P: n/a -----BEGIN PGP SIGNED MESSAGE----- Hash: SHA1 edware wrote: Kenneth Brody wrote: The question at hand is "how do you do it without using a second pass?" Can't someone tell how to do it? I'm curious :) Here's a second hint... Assuming a list node defined something like struct node { struct node *next; int valu; }; and a cursor into the list that looks like struct node *cursor; then cursor points to the current node cursor->next points to the 1st node after the current one cursor->next->next points to the 2nd node cursor->next->next->next points to the 3rd node cursor->next->next->next->next points to the 4th node cursor->next->next->next->next->next points to the 5th node If cursor->next->next->next->next->next points to the end of the list, then cursor must point to the entry that is fifth from the end of the list. Go to the end of the list, and get off five nodes before. - -- Lew Pitcher, IT Specialist, Corporate Technology Solutions, Enterprise Technology Solutions, TD Bank Financial Group (Opinions expressed here are my own, not my employer's) -----BEGIN PGP SIGNATURE----- Version: GnuPG v1.4.2.2 (MingW32) Comment: Using GnuPG with Mozilla - http://enigmail.mozdev.org iD8DBQFETRmnagVFX4UWr64RAjBhAKCgGYKivyDfhuXkSG+6z/d5f/BCzgCghwxo FlBMeW/AXNHsDRPgaLDC2pY= =p7Oi -----END PGP SIGNATURE----- Apr 24 '06 #12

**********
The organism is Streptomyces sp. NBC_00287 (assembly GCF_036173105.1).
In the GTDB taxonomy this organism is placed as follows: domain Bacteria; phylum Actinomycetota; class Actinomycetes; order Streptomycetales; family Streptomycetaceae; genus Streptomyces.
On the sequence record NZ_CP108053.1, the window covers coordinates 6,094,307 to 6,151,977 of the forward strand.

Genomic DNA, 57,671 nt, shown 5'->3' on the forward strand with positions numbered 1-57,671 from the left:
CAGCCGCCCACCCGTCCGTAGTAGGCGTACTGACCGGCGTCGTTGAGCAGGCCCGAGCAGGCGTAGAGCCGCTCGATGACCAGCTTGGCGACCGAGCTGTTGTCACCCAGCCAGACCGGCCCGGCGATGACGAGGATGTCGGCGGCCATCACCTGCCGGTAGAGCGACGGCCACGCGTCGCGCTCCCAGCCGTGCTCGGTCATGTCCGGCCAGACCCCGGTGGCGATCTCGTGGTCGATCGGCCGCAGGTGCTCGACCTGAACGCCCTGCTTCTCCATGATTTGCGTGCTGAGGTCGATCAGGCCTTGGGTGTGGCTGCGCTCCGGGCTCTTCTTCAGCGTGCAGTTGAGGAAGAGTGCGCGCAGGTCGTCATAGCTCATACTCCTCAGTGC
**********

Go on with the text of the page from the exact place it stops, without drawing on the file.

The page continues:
P: n/a Lew Pitcher wrote: -----BEGIN PGP SIGNED MESSAGE----- Hash: SHA1 edware wrote: Kenneth Brody wrote: The question at hand is "how do you do it without using a second pass?" Can't someone tell how to do it? I'm curious :) Here's a second hint... Assuming a list node defined something like struct node { struct node *next; int valu; }; and a cursor into the list that looks like struct node *cursor; then cursor points to the current node cursor->next points to the 1st node after the current one cursor->next->next points to the 2nd node cursor->next->next->next points to the 3rd node cursor->next->next->next->next points to the 4th node cursor->next->next->next->next->next points to the 5th node If cursor->next->next->next->next->next points to the end of the list, then cursor must point to the entry that is fifth from the end of the list. Go to the end of the list, and get off five nodes before. But when incrementing the cursor pointer to the next node, (it has to do that right? in order to traverse the list), wont the cursor->next->next->next... statement dereference the next pointer five additional times? Doesn't that break the rule Eric Sosman pointed out? Anyway, if I'm wrong, how do one accomplish this with an arbitrary number instead of 5? Apr 24 '06 #13